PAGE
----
A: Very good, Jake has a way with words haha. Do you guys have a favorite Welcome to the Family show that y’all have done?
J: The Masochist show that we had last month was great. A sold out Milestone crowd on five local bands. It’s wild to even know that there’s 170 people out there that want to come and see these bands, you know? You think “oh, it’s a local band, you can see them the next time, you know, blah blah blah” but just the passion that people seem to have, kind of like what Dylan was talking about earlier about how the scene seems to be rejuvenating compared to when we entered it in 2018-2019 and how these bands are hungrier than ever before so people are wanting to support it. One of the coolest things I’ve ever seen at Welcome to the Family was last year when Brave New World played on Saturday. I’m gonna shout out Cameron Toups, I’m gonna shout out Chris Eubanks, and I’m gonna shout out the rest of the band. Brave New World came up from Pensacola, Florida and they’ve never played a show in Charlotte before. I don’t think they’ve ever played a show in North Carolina before. Brave New World is very post hardcore, very “not heavy” like what the local market is here in Charlotte and really here in the Carolinas in general. Seeing the reception that everybody had was a heel turn as far as, we just had Regions play who’s beatdown/down-tempo, whatever you wanna call them. Discoveries played, they’re real heavy. Then Brave New World comes in, they start singing and people are giving them the same amount of passion as every one of the other bands. They felt very welcomed and they want to come back. It was really cool to see the amount of support that everybody gives everybody.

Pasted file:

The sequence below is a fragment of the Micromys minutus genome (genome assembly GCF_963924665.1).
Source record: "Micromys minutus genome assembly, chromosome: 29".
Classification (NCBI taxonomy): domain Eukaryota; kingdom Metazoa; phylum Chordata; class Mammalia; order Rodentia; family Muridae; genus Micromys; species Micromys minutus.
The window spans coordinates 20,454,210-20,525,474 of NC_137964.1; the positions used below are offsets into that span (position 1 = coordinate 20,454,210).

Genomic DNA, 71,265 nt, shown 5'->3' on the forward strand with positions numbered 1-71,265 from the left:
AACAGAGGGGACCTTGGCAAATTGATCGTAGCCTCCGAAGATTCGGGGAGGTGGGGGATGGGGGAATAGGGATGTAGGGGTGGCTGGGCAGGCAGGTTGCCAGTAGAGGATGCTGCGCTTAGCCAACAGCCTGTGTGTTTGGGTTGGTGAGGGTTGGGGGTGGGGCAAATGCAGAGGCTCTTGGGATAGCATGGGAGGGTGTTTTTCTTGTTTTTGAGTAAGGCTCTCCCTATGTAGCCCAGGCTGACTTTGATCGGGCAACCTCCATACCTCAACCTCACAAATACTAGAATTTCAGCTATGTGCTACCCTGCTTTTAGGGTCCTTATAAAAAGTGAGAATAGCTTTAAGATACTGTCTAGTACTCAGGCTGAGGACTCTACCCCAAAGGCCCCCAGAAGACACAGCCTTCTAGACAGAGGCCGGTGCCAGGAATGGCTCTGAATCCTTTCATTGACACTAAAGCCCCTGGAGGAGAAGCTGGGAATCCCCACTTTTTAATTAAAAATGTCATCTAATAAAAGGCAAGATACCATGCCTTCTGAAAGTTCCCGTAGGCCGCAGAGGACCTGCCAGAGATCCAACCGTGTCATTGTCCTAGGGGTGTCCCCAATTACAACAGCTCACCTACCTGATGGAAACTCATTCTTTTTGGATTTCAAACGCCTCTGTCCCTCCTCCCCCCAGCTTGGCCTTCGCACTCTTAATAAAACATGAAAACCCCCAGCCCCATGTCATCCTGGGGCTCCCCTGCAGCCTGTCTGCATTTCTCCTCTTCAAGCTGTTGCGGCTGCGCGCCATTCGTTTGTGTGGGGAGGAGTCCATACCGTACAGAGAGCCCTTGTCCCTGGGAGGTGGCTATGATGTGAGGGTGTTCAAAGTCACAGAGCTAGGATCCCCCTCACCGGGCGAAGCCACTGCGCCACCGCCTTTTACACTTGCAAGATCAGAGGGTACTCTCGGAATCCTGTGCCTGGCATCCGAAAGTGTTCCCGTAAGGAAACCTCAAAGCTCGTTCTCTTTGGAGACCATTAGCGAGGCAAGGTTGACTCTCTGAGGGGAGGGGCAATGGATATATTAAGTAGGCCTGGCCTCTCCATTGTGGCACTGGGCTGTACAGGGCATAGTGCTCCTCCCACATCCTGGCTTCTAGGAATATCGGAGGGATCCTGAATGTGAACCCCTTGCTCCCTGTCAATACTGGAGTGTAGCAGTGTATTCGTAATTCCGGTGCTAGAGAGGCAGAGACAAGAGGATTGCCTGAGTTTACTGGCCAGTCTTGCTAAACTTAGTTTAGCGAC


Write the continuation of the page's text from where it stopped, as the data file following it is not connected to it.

D: Seeing Tyler Syphertt’s face when Brave New World started and just how happy he was made my day so much better. It was amazing.
J: I had chest pains after that set from how hard I screamed.
D: I would say my favorite one because I have not been to any of Jake’s Charlotte shows yet, would be the first Welcome to the Family – when I think I had gone to check what our door numbers right before or in the middle of maybe Reason Define or Never I, and then walking back seeing a full room with one of the vocalists or someone from a band crowd surfing. That image is just engrained in my memory forever because it was something that we did not expect to succeed in any way, shape or form.
A: What shows are you two going to coming up that you are excited about?
D: Personally, The Acacia Strain and that MyChildren MyBride/No Cure/Your Spirit Dies tour coming through The Radio Room in Greenville.
A: Do y’all hope to start doing more in Greenville?